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Redskins’ Shanahan ventures again into Area 51

April 25, 2013

ASHBURN, Va. (AP) — Mike Shanahan is very familiar with the No. 51 pick in the NFL draft.

Three times in a row, he was in that position with the Denver Broncos. The 2001 and 2003 selections were utterly forgettable, but no one has as problem recalling his choice in 2002.

“Sometimes when 51 comes up, you have your guy,” the Washington Redskins coach said. “One of those guys was Clinton Portis.”

Shanahan chose right. Portis had a pair of 1,500-yard rushing seasons with the Broncos and finished his career with nearly 10,000 yards.

Shanahan can only hope to choose as wisely Friday when the Redskins are on the board in the second round of this year’s draft. The team was set to be a spectator for Thursday’s first round — barring what Shanahan joked would be a “one in a million” trade to move up — so 51 holds a bit more importance than usual.

Finding someone with Portis-like motivation would help.

“In fact, he actually got mad at us because we picked him at 51,” Shanahan said. “He wanted to go in the first round. I said, ‘Clinton, don’t get mad at us. We picked you.’ He said, ‘You should’ve picked me in the first round.’

“It was that type of confidence he had that he was going to be a football player. And he says, ‘I’m going to make you very, very happy.’ That’s the kind of mindset when you do pick a guy in the second round, that he feels like he’s a first-round guy and he’s going to prove to everybody that he can play. So hopefully you get that kind of value.”

Shanahan didn’t get much value the other two times he ventured into Area 51. Remember Paul Toviessi? Of course not. The 2001 pick had knee problems in college and again in the pros. He never played a down in the NFL.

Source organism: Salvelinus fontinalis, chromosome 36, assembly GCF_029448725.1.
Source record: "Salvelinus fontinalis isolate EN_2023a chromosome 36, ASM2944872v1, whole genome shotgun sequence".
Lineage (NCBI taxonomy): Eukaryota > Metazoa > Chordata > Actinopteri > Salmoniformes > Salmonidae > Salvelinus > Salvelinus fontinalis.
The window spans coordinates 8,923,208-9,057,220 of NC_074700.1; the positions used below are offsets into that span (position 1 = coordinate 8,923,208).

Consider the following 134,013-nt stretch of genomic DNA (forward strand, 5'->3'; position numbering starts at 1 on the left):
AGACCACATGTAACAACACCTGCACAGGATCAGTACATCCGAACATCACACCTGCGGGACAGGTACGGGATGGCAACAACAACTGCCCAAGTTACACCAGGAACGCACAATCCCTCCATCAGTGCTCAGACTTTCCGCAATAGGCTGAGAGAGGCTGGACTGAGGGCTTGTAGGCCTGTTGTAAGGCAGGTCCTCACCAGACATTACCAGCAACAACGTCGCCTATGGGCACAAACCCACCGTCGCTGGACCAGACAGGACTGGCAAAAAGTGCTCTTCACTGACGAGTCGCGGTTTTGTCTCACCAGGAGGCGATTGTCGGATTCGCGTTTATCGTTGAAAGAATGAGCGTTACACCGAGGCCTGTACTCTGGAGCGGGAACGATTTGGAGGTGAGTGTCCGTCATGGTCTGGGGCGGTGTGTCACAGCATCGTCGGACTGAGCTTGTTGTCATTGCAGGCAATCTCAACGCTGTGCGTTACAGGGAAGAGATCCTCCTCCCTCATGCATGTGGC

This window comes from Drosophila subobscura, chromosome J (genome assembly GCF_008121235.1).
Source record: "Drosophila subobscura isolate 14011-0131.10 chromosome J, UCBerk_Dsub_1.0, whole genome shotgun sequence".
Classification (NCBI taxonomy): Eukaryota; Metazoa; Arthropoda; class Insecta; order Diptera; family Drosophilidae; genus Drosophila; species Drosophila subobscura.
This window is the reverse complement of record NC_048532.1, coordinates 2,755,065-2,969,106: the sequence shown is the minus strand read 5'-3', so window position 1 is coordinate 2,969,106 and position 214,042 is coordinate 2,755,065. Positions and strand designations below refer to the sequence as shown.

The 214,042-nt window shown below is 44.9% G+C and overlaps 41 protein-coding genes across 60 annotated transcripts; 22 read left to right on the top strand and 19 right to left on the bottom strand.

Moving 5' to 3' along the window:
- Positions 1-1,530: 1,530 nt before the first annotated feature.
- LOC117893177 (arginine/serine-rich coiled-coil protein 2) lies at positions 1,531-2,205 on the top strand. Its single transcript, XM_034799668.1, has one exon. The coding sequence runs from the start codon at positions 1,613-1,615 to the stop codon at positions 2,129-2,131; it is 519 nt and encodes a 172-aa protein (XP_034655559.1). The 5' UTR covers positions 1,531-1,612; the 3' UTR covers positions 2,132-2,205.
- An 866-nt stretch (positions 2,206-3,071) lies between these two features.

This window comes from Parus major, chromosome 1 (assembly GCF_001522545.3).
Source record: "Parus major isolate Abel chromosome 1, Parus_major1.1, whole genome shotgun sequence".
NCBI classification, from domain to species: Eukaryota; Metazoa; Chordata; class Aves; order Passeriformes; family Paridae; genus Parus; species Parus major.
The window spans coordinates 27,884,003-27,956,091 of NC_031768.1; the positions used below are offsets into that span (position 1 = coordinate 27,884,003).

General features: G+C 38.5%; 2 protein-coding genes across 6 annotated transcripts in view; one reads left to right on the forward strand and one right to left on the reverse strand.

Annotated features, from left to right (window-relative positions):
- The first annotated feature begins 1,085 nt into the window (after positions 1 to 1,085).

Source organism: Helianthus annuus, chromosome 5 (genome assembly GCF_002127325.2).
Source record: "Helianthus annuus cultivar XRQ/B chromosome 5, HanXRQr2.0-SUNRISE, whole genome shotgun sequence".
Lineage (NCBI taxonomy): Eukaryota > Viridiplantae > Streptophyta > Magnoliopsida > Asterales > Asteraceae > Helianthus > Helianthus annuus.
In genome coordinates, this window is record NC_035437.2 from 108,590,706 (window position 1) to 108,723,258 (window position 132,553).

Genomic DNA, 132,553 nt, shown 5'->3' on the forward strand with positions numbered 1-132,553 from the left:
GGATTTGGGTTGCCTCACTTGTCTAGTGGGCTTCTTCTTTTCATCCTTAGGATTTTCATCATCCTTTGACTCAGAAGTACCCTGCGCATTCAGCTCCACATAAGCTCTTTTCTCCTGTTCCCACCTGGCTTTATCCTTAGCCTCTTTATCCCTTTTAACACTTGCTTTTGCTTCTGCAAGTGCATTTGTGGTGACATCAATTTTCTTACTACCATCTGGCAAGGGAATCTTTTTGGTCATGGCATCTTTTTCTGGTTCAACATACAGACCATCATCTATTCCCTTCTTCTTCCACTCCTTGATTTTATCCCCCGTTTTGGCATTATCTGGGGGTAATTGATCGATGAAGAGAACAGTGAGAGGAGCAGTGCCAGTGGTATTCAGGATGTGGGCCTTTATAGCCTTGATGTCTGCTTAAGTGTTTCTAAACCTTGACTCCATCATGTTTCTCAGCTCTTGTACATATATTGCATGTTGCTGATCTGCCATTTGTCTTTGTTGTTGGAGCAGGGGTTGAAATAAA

Terry Pierce at least got on the field, but the 2003 Broncos selection appeared in only 18 games — all as a backup — in his two seasons in the league, far below the expected return on the investment.

Shanahan said one thing he’s learned as he’s reviewed his past drafts is not to “reach for a player” by taking him too early, thus undoing all the work that went into making the plans that go up on the team’s draft board.

“The lessons I’ve learned through the years is that you’ve got to be true to your board,” he said.

There are certainly no regrets with last year’s initial pick. Robert Griffin III, taken at No. 2 overall, was the league’s offensive rookie of the year and led the team to its first division title in 13 years. So far he’s been well worth the price of not having a first-rounder this year or next, part of the package the Redskins gave to the St. Louis Rams to move into position to take the Heisman Trophy winner.

“Any time you have your quarterback position solved, you feel much more comfortable as a coach,” Shanahan said with a chuckle. “I can tell you that for sure.”


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